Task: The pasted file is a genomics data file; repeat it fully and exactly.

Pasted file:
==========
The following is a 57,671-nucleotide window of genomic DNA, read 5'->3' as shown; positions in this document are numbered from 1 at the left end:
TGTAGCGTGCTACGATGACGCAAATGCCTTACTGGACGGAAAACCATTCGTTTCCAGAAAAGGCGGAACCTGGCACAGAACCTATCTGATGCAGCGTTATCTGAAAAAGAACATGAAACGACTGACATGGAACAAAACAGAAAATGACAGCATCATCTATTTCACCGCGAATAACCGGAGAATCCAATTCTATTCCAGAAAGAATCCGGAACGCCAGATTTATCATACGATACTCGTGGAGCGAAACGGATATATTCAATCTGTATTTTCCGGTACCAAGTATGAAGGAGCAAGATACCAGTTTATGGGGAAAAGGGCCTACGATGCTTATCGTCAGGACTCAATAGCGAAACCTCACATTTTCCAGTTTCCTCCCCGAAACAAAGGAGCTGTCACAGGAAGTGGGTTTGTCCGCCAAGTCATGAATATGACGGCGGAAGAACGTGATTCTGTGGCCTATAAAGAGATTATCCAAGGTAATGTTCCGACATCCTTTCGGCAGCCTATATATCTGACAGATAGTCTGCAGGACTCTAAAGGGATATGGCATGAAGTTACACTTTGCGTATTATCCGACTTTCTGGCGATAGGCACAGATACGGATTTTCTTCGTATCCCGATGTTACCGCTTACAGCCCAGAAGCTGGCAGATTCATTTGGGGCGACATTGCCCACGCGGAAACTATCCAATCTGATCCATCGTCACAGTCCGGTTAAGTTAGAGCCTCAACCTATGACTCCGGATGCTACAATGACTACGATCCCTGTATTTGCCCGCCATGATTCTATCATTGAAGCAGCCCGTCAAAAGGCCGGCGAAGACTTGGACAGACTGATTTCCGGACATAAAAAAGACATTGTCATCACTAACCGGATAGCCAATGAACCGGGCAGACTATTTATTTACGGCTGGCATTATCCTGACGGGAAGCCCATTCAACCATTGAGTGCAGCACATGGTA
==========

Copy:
The following is a 57,671-nucleotide window of genomic DNA, read 5'->3' as shown; positions in this document are numbered from 1 at the left end:
TGTAGCGTGCTACGATGACGCAAATGCCTTACTGGACGGAAAACCATTCGTTTCCAGAAAAGGCGGAACCTGGCACAGAACCTATCTGATGCAGCGTTATCTGAAAAAGAACATGAAACGACTGACATGGAACAAAACAGAAAATGACAGCATCATCTATTTCACCGCGAATAACCGGAGAATCCAATTCTATTCCAGAAAGAATCCGGAACGCCAGATTTATCATACGATACTCGTGGAGCGAAACGGATATATTCAATCTGTATTTTCCGGTACCAAGTATGAAGGAGCAAGATACCAGTTTATGGGGAAAAGGGCCTACGATGCTTATCGTCAGGACTCAATAGCGAAACCTCACATTTTCCAGTTTCCTCCCCGAAACAAAGGAGCTGTCACAGGAAGTGGGTTTGTCCGCCAAGTCATGAATATGACGGCGGAAGAACGTGATTCTGTGGCCTATAAAGAGATTATCCAAGGTAATGTTCCGACATCCTTTCGGCAGCCTATATATCTGACAGATAGTCTGCAGGACTCTAAAGGGATATGGCATGAAGTTACACTTTGCGTATTATCCGACTTTCTGGCGATAGGCACAGATACGGATTTTCTTCGTATCCCGATGTTACCGCTTACAGCCCAGAAGCTGGCAGATTCATTTGGGGCGACATTGCCCACGCGGAAACTATCCAATCTGATCCATCGTCACAGTCCGGTTAAGTTAGAGCCTCAACCTATGACTCCGGATGCTACAATGACTACGATCCCTGTATTTGCCCGCCATGATTCTATCATTGAAGCAGCCCGTCAAAAGGCCGGCGAAGACTTGGACAGACTGATTTCCGGACATAAAAAAGACATTGTCATCACTAACCGGATAGCCAATGAACCGGGCAGACTATTTATTTACGGCTGGCATTATCCTGACGGGAAGCCCATTCAACCATTGAGTGCAGCACATGGTA